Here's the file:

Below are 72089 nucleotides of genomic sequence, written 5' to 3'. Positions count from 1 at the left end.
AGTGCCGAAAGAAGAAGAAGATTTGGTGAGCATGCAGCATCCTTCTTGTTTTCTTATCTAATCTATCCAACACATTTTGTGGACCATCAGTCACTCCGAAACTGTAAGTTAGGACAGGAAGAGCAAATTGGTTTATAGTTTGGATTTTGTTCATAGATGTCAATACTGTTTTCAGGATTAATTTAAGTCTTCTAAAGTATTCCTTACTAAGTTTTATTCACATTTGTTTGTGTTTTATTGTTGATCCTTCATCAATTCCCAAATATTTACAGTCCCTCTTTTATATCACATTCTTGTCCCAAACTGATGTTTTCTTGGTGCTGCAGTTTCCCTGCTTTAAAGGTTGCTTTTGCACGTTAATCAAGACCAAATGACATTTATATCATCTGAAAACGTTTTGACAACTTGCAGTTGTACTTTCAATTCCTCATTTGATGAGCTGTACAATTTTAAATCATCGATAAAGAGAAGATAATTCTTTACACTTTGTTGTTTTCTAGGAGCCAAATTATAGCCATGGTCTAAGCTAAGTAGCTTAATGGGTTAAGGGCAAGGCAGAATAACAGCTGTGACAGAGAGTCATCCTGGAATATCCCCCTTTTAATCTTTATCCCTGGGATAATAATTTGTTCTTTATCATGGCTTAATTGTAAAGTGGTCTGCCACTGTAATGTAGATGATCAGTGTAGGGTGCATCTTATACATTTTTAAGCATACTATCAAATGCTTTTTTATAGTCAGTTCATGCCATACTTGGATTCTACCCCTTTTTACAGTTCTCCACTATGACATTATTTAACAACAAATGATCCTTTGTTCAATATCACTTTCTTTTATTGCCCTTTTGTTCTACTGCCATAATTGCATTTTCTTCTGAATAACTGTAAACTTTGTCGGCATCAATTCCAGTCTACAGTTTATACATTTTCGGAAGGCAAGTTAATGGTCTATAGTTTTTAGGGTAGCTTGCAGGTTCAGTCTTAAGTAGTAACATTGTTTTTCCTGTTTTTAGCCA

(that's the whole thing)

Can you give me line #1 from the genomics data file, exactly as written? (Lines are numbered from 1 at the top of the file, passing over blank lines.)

Below are 72089 nucleotides of genomic sequence, written 5' to 3'. Positions count from 1 at the left end.